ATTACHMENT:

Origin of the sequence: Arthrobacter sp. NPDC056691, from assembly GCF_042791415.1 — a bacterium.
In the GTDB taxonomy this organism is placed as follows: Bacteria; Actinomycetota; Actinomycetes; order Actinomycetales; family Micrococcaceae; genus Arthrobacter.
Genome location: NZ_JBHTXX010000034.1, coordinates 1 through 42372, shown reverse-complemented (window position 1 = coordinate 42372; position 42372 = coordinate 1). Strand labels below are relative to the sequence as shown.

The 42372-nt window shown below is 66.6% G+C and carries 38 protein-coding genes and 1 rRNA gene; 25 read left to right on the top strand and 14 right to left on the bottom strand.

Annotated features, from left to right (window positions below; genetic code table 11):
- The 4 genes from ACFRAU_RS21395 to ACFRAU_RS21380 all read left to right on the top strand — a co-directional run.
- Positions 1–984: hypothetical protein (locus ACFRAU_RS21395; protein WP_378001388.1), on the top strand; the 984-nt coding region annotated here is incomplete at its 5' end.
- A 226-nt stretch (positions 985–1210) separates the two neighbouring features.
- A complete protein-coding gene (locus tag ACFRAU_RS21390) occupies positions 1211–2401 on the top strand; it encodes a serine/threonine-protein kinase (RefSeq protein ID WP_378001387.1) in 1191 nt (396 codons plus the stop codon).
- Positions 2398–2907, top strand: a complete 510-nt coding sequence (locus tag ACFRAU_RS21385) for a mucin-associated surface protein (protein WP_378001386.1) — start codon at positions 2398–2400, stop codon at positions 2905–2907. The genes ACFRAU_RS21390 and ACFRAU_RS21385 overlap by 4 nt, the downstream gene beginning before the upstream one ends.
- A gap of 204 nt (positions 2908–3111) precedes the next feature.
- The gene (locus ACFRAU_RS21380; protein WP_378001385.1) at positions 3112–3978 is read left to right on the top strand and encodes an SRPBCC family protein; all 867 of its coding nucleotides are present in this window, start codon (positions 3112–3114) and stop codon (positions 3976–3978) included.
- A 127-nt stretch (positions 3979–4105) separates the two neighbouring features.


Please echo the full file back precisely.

Origin of the sequence: Arthrobacter sp. NPDC056691, from assembly GCF_042791415.1 — a bacterium.
In the GTDB taxonomy this organism is placed as follows: Bacteria; Actinomycetota; Actinomycetes; order Actinomycetales; family Micrococcaceae; genus Arthrobacter.
Genome location: NZ_JBHTXX010000034.1, coordinates 1 through 42372, shown reverse-complemented (window position 1 = coordinate 42372; position 42372 = coordinate 1). Strand labels below are relative to the sequence as shown.

The 42372-nt window shown below is 66.6% G+C and carries 38 protein-coding genes and 1 rRNA gene; 25 read left to right on the top strand and 14 right to left on the bottom strand.

Annotated features, from left to right (window positions below; genetic code table 11):
- The 4 genes from ACFRAU_RS21395 to ACFRAU_RS21380 all read left to right on the top strand — a co-directional run.
- Positions 1–984: hypothetical protein (locus ACFRAU_RS21395; protein WP_378001388.1), on the top strand; the 984-nt coding region annotated here is incomplete at its 5' end.
- A 226-nt stretch (positions 985–1210) separates the two neighbouring features.
- A complete protein-coding gene (locus tag ACFRAU_RS21390) occupies positions 1211–2401 on the top strand; it encodes a serine/threonine-protein kinase (RefSeq protein ID WP_378001387.1) in 1191 nt (396 codons plus the stop codon).
- Positions 2398–2907, top strand: a complete 510-nt coding sequence (locus tag ACFRAU_RS21385) for a mucin-associated surface protein (protein WP_378001386.1) — start codon at positions 2398–2400, stop codon at positions 2905–2907. The genes ACFRAU_RS21390 and ACFRAU_RS21385 overlap by 4 nt, the downstream gene beginning before the upstream one ends.
- A gap of 204 nt (positions 2908–3111) precedes the next feature.
- The gene (locus ACFRAU_RS21380; protein WP_378001385.1) at positions 3112–3978 is read left to right on the top strand and encodes an SRPBCC family protein; all 867 of its coding nucleotides are present in this window, start codon (positions 3112–3114) and stop codon (positions 3976–3978) included.
- A 127-nt stretch (positions 3979–4105) separates the two neighbouring features.